Trust Exercise

Ken Foster
10 min readJul 10, 2020

When my heart gave out mid-pandemic, I had to make some grown-up decisions.

Image used with permission from Shutterstock.

Spoiler alert: I’m alive. But a few weeks ago, I wasn’t so sure that would be the case. After three months of quarantine and fear of contracting Covid-19, I was being attacked from within.

The pandemic, up to that point, had been a strangely productive time. I kept telling friends — well, some friends — that I had never been busier. Given the troubles everyone else was experiencing, I also felt that I should maybe keep it to myself. I was working sixty hours a week from home, cooking my own meals, taking online boxing classes several times a week, and I had even signed up for an online certification in BoxingYoga. On Wednesday nights, I gathered virtually with a group of old friends to watch and text about old, trashy movies. I felt increasingly tired, but who wouldn’t? I had left some projects unfinished — my home gym had half-migrated from one room to another, my long-unhung wall art had picked its new spots without actually getting hung. I also found myself wondering about the end of life, about the limits of my time here, and what I might be able to get done before it was all over. I attributed this last bit to the isolation, and to having perhaps too much time in my own head, but it may have been that my head and my body were trying to tell me something.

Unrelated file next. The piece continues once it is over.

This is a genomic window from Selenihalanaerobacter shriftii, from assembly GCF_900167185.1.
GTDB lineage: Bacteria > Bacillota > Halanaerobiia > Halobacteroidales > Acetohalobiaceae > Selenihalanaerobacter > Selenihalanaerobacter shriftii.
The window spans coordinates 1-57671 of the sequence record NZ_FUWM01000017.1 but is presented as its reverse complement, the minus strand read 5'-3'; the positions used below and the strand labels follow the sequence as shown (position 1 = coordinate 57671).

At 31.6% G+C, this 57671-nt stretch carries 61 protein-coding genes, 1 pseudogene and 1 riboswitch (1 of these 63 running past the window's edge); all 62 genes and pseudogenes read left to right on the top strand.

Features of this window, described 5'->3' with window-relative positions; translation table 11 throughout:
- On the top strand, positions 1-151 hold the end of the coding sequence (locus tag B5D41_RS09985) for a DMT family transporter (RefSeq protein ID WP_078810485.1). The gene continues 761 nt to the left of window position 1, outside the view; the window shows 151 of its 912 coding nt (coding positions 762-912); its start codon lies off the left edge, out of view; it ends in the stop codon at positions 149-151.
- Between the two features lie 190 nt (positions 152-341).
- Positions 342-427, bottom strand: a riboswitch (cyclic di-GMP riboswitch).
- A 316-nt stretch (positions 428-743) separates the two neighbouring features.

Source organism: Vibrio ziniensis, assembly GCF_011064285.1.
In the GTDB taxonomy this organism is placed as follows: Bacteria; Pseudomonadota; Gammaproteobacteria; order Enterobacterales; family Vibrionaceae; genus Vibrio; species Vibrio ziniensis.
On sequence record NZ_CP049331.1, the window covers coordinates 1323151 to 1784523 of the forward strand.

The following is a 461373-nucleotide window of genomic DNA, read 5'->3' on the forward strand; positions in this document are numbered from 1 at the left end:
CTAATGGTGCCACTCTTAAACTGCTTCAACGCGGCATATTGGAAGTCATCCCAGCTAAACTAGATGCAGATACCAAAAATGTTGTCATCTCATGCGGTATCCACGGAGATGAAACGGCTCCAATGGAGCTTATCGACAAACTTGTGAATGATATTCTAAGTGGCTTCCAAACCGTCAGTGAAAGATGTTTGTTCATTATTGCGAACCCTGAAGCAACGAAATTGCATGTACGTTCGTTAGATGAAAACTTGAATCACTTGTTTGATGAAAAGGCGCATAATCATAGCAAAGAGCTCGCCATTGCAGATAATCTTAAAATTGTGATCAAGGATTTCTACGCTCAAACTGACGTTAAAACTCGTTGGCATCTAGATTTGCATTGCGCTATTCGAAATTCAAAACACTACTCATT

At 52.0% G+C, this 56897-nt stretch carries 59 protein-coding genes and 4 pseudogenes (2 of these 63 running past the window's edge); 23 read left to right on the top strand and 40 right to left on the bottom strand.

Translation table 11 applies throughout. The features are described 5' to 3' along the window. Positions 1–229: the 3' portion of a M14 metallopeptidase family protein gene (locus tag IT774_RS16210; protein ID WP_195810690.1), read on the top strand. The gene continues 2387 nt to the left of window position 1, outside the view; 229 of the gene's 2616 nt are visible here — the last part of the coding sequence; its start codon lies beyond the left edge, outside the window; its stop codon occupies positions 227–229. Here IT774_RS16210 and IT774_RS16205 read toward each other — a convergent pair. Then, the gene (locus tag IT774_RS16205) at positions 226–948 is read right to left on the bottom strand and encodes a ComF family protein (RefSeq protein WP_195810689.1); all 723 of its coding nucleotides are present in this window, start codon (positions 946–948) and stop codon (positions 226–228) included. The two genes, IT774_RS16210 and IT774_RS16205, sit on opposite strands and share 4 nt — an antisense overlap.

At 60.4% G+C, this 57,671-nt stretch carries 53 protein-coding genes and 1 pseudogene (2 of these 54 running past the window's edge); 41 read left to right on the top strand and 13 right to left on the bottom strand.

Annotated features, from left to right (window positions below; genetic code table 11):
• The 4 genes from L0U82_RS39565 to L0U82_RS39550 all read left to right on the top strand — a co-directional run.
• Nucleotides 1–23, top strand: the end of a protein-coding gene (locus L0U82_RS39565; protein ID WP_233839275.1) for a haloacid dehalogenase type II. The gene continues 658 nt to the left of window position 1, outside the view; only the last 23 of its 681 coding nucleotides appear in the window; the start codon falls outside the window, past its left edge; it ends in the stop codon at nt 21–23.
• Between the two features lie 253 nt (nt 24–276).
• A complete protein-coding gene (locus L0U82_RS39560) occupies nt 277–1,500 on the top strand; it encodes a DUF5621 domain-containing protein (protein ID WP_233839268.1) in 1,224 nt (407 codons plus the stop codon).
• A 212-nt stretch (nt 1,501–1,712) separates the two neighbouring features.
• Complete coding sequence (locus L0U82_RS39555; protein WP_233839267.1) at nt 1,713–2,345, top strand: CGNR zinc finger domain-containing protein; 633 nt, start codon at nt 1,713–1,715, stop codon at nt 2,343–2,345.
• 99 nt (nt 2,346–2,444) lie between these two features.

I had a history of heart disease. As an adolescent, doctors detected a slight murmur that seemed to come and go, but wasn’t even strong enough to rate on the scale. Years later, when I turned forty, I was hit with an abrupt fatigue — but I was taking a full load of classes in a doctoral program, finishing my memoir, and teaching. This must be what it feels like to be forty, I thought. When I finally went to the doctor, my pulse was a steady thirty-four beats per minute, and within a few hours I received my first pacemaker.

Sixteen years later, I was feeling tired again. When I rose from afternoon nap and felt struck by an invisible ball of electricity, it took a few minutes for me to realize what had happened. The jolt made me jump up, throwing my laptop on the floor. I wondered where it had come from. It was like something out of the Avengers movies — and I had even written before about my identification with the pacemaker-powered Iron Man. Over a video office call, my cardiologist told me…

Ken Foster

Author of fiction and non-fiction; dog guy; bad boxer. New book, City of Dogs, is just out now from Avery/Penguin.